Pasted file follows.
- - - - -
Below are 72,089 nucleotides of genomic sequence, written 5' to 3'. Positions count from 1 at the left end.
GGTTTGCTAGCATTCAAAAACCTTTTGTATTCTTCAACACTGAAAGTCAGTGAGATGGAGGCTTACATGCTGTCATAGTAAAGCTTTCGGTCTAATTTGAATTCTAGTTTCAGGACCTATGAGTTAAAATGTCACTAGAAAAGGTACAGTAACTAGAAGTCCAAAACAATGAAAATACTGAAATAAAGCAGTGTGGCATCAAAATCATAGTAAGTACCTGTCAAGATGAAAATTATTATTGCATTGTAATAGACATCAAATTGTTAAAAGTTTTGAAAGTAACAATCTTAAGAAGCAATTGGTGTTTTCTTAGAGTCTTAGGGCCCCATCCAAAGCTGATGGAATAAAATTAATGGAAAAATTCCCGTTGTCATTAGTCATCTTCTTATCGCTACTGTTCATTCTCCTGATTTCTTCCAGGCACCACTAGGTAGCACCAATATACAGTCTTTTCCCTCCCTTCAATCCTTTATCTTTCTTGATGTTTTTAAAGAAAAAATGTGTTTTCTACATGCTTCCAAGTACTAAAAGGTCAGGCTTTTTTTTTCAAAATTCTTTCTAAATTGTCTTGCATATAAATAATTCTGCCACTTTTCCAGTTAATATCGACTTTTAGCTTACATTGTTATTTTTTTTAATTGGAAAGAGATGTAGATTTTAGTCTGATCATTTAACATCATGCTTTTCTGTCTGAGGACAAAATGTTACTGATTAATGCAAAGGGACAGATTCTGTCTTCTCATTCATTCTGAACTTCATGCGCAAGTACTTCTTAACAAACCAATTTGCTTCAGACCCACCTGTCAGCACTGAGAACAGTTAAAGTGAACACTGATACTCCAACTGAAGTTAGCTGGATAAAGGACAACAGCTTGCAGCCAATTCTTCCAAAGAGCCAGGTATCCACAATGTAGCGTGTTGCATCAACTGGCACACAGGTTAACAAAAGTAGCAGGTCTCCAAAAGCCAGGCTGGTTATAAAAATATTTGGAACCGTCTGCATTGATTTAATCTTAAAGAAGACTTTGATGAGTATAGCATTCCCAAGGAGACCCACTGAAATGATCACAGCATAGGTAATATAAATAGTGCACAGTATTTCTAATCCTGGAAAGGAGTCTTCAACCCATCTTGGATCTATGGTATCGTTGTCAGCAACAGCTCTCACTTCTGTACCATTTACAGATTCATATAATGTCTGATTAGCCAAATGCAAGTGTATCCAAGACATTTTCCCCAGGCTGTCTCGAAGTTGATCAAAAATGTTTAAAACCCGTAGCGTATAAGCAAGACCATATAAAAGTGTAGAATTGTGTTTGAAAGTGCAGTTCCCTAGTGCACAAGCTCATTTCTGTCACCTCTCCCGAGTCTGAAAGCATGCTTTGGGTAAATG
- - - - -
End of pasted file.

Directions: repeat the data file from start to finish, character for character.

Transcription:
Below are 72,089 nucleotides of genomic sequence, written 5' to 3'. Positions count from 1 at the left end.
GGTTTGCTAGCATTCAAAAACCTTTTGTATTCTTCAACACTGAAAGTCAGTGAGATGGAGGCTTACATGCTGTCATAGTAAAGCTTTCGGTCTAATTTGAATTCTAGTTTCAGGACCTATGAGTTAAAATGTCACTAGAAAAGGTACAGTAACTAGAAGTCCAAAACAATGAAAATACTGAAATAAAGCAGTGTGGCATCAAAATCATAGTAAGTACCTGTCAAGATGAAAATTATTATTGCATTGTAATAGACATCAAATTGTTAAAAGTTTTGAAAGTAACAATCTTAAGAAGCAATTGGTGTTTTCTTAGAGTCTTAGGGCCCCATCCAAAGCTGATGGAATAAAATTAATGGAAAAATTCCCGTTGTCATTAGTCATCTTCTTATCGCTACTGTTCATTCTCCTGATTTCTTCCAGGCACCACTAGGTAGCACCAATATACAGTCTTTTCCCTCCCTTCAATCCTTTATCTTTCTTGATGTTTTTAAAGAAAAAATGTGTTTTCTACATGCTTCCAAGTACTAAAAGGTCAGGCTTTTTTTTTCAAAATTCTTTCTAAATTGTCTTGCATATAAATAATTCTGCCACTTTTCCAGTTAATATCGACTTTTAGCTTACATTGTTATTTTTTTTAATTGGAAAGAGATGTAGATTTTAGTCTGATCATTTAACATCATGCTTTTCTGTCTGAGGACAAAATGTTACTGATTAATGCAAAGGGACAGATTCTGTCTTCTCATTCATTCTGAACTTCATGCGCAAGTACTTCTTAACAAACCAATTTGCTTCAGACCCACCTGTCAGCACTGAGAACAGTTAAAGTGAACACTGATACTCCAACTGAAGTTAGCTGGATAAAGGACAACAGCTTGCAGCCAATTCTTCCAAAGAGCCAGGTATCCACAATGTAGCGTGTTGCATCAACTGGCACACAGGTTAACAAAAGTAGCAGGTCTCCAAAAGCCAGGCTGGTTATAAAAATATTTGGAACCGTCTGCATTGATTTAATCTTAAAGAAGACTTTGATGAGTATAGCATTCCCAAGGAGACCCACTGAAATGATCACAGCATAGGTAATATAAATAGTGCACAGTATTTCTAATCCTGGAAAGGAGTCTTCAACCCATCTTGGATCTATGGTATCGTTGTCAGCAACAGCTCTCACTTCTGTACCATTTACAGATTCATATAATGTCTGATTAGCCAAATGCAAGTGTATCCAAGACATTTTCCCCAGGCTGTCTCGAAGTTGATCAAAAATGTTTAAAACCCGTAGCGTATAAGCAAGACCATATAAAAGTGTAGAATTGTGTTTGAAAGTGCAGTTCCCTAGTGCACAAGCTCATTTCTGTCACCTCTCCCGAGTCTGAAAGCATGCTTTGGGTAAATG